Among sub-levels of the equivalent major energy level, there is furthermore a screening effect. An electron at a similar fundamental energy level's s-sublevel has the ability to protect electrons at the p-sublevel. This is due to the s-spherical orbital structure. The opposite is untrue: electrons in an s-orbital cannot be shielded by electrons from a p-orbital.

Screening Effect with Example

Since the electrons are introduced to the same shell throughout the period, the screening effect caused by inner electrons does not change. As a fresh valence shell is introduced, the screening effect caused by inner electrons rises down the group.

The electronic configuration of potassium (K) is 1s2 2s2 2p6 3s2 3p6 4s1

Since potassium contains four shells, the electrons inside the inner 3 shells serve as a shield for the outermost shell electrons. This causes the outermost shell electron 4s1 in potassium to have a significantly weaker nuclear charge and can be eliminated with ease.

Interesting Facts

  • The shielding effect is greater as we travel the group downwards in the periodic table than the influence of increasing protons. As the ionisation energy of Alkalis declines down the group, the valence electrons in the s-shell are rapidly lost.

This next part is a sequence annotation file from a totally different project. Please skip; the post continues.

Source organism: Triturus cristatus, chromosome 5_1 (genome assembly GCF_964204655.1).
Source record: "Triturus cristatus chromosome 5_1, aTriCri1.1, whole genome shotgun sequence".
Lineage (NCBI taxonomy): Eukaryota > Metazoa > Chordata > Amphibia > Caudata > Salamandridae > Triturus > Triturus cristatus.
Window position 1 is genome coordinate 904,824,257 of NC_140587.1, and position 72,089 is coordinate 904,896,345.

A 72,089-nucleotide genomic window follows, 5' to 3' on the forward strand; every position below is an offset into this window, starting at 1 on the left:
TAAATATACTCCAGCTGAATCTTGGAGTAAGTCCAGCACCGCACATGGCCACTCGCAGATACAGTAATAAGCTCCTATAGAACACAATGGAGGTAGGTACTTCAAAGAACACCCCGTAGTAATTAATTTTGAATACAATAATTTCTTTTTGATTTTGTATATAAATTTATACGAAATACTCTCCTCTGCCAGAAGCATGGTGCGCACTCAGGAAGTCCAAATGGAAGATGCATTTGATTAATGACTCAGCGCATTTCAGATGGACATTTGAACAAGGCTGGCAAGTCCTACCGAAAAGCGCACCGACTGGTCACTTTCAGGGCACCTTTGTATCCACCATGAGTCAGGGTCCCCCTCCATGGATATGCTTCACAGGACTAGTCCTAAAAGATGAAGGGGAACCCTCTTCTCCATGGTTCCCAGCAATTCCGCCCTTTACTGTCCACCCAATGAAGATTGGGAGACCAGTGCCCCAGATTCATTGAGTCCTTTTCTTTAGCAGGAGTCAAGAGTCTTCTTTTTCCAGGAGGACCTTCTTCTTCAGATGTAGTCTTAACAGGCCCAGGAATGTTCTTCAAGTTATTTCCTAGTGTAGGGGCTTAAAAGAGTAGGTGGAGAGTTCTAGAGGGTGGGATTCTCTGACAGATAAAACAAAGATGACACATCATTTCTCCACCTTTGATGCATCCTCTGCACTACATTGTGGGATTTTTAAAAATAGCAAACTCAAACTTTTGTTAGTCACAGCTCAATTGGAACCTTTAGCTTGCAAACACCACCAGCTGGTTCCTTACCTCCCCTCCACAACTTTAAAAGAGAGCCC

• The electron in the s-shell covers or screens the electrons in the p-shell. Additionally, the d-shell electrons are screened by the electrons of the s and p shells.

  • The screening effect of the inner shell electrons protects the valence electrons against the nuclear force of attraction. The desired ionisation enthalpy increases with the nuclear force of attraction.

  • The screening effect has an inverse relationship with ionisation enthalpy.

Key Features to Remember

  • The electrons in an atom with more than one electron prefer to keep the valence electrons from being attracted to the nucleus by the inner shell electron.

  • Thus the screening effect occurs when the nucleus's attractive attraction weakens relative to the inner shell electrons' repulsive force.

  • The electron cloud's apparent nuclear charge is decreased as a result of shielding. The "shielding effect" is the other name for the screening effect.

  • The broader the electron shells are in space, the poorer the screening causes the electrical bonding involving the electrons and the nucleus.

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FAQs on Screening Effect

1. What are the other names for Screening or Shielding effect?

The screening effect is occasionally referred to as electron shielding or atomic shielding.

2. Explain the Screening Effect with a nuclear fission example?

In nuclear fission, the screening effect occurs whenever electrons farthest from the centre of the atom are drawn away.

3. Explain the Electron Screening?

In Rutherford backscattering spectroscopy, the adjustment brought about by electron screening alters the repulsion involving the incoming ion and the targeted nucleus at considerable ranges. It occurs as a result of the inner electrons' repulsion on the outer electron.